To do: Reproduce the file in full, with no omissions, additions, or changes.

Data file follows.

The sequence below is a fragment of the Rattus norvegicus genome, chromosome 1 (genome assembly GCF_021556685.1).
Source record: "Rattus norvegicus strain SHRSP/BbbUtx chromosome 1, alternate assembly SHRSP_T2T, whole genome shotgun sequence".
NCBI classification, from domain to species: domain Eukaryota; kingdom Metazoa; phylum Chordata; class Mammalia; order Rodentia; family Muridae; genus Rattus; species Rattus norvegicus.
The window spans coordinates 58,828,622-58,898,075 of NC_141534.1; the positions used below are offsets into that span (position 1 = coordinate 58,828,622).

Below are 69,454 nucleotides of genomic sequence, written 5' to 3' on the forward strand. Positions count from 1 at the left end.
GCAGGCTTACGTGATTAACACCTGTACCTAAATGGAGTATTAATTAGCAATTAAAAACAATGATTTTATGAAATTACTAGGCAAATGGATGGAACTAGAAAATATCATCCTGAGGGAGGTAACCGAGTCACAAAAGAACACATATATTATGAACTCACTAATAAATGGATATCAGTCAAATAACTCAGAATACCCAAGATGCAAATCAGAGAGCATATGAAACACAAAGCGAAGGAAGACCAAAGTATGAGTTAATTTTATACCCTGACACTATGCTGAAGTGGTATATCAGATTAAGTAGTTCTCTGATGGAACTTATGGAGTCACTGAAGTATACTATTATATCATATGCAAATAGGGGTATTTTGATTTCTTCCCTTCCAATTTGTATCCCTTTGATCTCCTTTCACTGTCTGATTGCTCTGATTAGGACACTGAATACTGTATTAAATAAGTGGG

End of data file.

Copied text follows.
The sequence below is a fragment of the Rattus norvegicus genome, chromosome 1 (genome assembly GCF_021556685.1).
Source record: "Rattus norvegicus strain SHRSP/BbbUtx chromosome 1, alternate assembly SHRSP_T2T, whole genome shotgun sequence".
NCBI classification, from domain to species: domain Eukaryota; kingdom Metazoa; phylum Chordata; class Mammalia; order Rodentia; family Muridae; genus Rattus; species Rattus norvegicus.
The window spans coordinates 58,828,622-58,898,075 of NC_141534.1; the positions used below are offsets into that span (position 1 = coordinate 58,828,622).

Below are 69,454 nucleotides of genomic sequence, written 5' to 3' on the forward strand. Positions count from 1 at the left end.
GCAGGCTTACGTGATTAACACCTGTACCTAAATGGAGTATTAATTAGCAATTAAAAACAATGATTTTATGAAATTACTAGGCAAATGGATGGAACTAGAAAATATCATCCTGAGGGAGGTAACCGAGTCACAAAAGAACACATATATTATGAACTCACTAATAAATGGATATCAGTCAAATAACTCAGAATACCCAAGATGCAAATCAGAGAGCATATGAAACACAAAGCGAAGGAAGACCAAAGTATGAGTTAATTTTATACCCTGACACTATGCTGAAGTGGTATATCAGATTAAGTAGTTCTCTGATGGAACTTATGGAGTCACTGAAGTATACTATTATATCATATGCAAATAGGGGTATTTTGATTTCTTCCCTTCCAATTTGTATCCCTTTGATCTCCTTTCACTGTCTGATTGCTCTGATTAGGACACTGAATACTGTATTAAATAAGTGGG